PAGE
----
Darryl Brinkley

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Darryl Brinkley
Darryl Brinkley.JPG
Darryl Brinkley in the on-deck circle
Free agent
Outfielder
Born: (1968-12-23) December 23, 1968 (age 45)
Stamford, Connecticut
Bats: Right Throws: Right
Teams

Darryl Maurice Brinkley (born December 23, 1968 in Stamford, Connecticut) is an American former professional baseball player and manager. He played one season in the Korea Baseball Organization for the Hyundai Unicorns in 2000. In 2007, he became the first player in Northern League history to bat .400. A journeyman minor leaguer, his one chance at playing in the majors was prevented by the September 11, 2001 terrorist attacks.

Career[edit]

Brinkley graduated from Sacred Heart University in 1991, however was not drafted by any Major League Baseball team despite batting .528 in his senior year.[1] Brinkley instead played in the Netherlands and Italy for three years before signing with the Winnipeg Goldeyes of the independent Northern League. Brinkley had an outstanding winter season playing in the Mexican Pacific League in 1996 where he was named Baseball America's Winter Player of the year,[2] as well as MVP of the Caribbean Series.[1]

Brinkley's winter success attracted the attention of the San Diego Padres, who signed him for the 1997 season at the age of 27. Assigned to the Single-A Rancho Cucamonga Quakes, Brinkley batted .363 and was named a California League All-Star.[1] After spending two seasons in the Padres organization, Brinkley was dealt to the Pittsburgh Pirates, where he played for the Triple-A Nashville Sounds, and then the Rochester Red Wings of the Baltimore Orioles organization.[3]

It was with the Orioles organization in 2001 that Brinkley nearly reached the major leagues. When he was not recalled by the Orioles when the roster expanded on September 1, 2001, Brinkley flew to Australia at the conclusion of the International League season. The Orioles recalled Brinkley on September 10; however, Brinkley was stranded in Australia due to the September 11, 2001 attacks. By the time Brinkley was able to return to the United States, the Orioles had instead recalled Tim Raines, Jr. in his place.[2] Brinkley would not get another opportunity to play in the majors despite playing in the Triple-A All-Star game in 2002.[1] Brinkley would be granted free agency by the Orioles following the 2002 season.[3]

Since 2003, Brinkley has bounced around Independent league baseball, playing in the Northeast League, Can-Am League, Atlantic League and Northern League, where he landed with the Calgary Vipers in 2006. Brinkley's greatest success to date came with the Vipers in 2007, where he became the first player in Northern League history to finish the season with a .400 batting average. Brinkley also led the league in runs and on-base percentage, while his 150 hits also set a league record.[4] Brinkley was also named Baseball America's 2007 Independent League Player of the Year.[2]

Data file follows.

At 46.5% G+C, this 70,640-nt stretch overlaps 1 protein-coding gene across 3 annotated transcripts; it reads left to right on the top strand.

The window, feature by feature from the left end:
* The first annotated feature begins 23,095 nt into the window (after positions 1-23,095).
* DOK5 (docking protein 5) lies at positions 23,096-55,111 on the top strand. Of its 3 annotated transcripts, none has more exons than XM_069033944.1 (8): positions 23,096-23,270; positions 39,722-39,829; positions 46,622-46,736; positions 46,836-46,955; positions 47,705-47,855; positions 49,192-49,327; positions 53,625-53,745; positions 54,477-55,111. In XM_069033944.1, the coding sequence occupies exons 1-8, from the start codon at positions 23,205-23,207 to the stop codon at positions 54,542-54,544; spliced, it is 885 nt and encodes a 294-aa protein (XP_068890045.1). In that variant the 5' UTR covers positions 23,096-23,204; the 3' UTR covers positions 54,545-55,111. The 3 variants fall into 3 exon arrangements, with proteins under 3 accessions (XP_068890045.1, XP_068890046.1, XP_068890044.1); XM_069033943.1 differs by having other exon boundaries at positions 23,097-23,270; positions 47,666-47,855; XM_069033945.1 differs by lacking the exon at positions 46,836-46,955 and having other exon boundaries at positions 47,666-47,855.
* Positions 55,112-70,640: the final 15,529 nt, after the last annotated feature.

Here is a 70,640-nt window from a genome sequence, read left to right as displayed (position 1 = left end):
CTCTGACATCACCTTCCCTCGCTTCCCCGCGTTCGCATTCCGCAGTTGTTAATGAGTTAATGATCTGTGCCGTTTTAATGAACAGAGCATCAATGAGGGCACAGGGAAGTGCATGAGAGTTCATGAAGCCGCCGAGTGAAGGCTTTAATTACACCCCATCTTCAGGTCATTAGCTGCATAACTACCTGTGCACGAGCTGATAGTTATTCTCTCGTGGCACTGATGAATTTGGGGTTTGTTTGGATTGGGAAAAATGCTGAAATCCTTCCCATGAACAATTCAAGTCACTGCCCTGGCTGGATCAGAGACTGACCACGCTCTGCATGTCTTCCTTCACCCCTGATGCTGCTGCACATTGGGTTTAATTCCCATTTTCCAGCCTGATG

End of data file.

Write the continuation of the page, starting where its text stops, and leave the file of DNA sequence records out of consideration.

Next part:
Through 2007, Brinkley is a career .329 hitter, having played in over 1,500 games.[5] Brinkley is in his third season with the Vipers, now playing in the Golden Baseball League for the 2008 season, his 15th professional season.[6] In 2009, Brinkley signed a contract with the Edmonton Capitals of the Golden Baseball League.

In 2010, he served as manager of the Yuma Scorpions in the Golden Baseball League.

References[edit]

  1. ^ a b c d Winston, Lisa (2002-07-17). "Brinkley a global journeyman". USAToday. Retrieved 2008-06-01. 
  2. ^ a b c Cooper, J. J. (2007-10-09). "Brinkley Keeps On Hitting Wherever He Goes". Baseball America. Retrieved 2008-06-01. 
  3. ^ a b "Darryl Brinkley stats". The Baseball Cube. Retrieved 2008-06-01. 
  4. ^ "BRINKLEY NAMED PLAYER OF THE YEAR". Calgary Vipers Baseball Club. Archived from the original on 2008-05-05. Retrieved 2008-06-01. 
  5. ^ "Darryl Brinkley Voted 2007 Northern League Player of the Year". Northern League. Retrieved 2008-06-01. 
  6. ^ "MR. 400 INKS NEW DEAL WITH SNAKES". Calgary Vipers Baseball Club. 2007-10-31. Archived from the original on 2008-05-05. Retrieved 2008-06-01. 

External links[edit]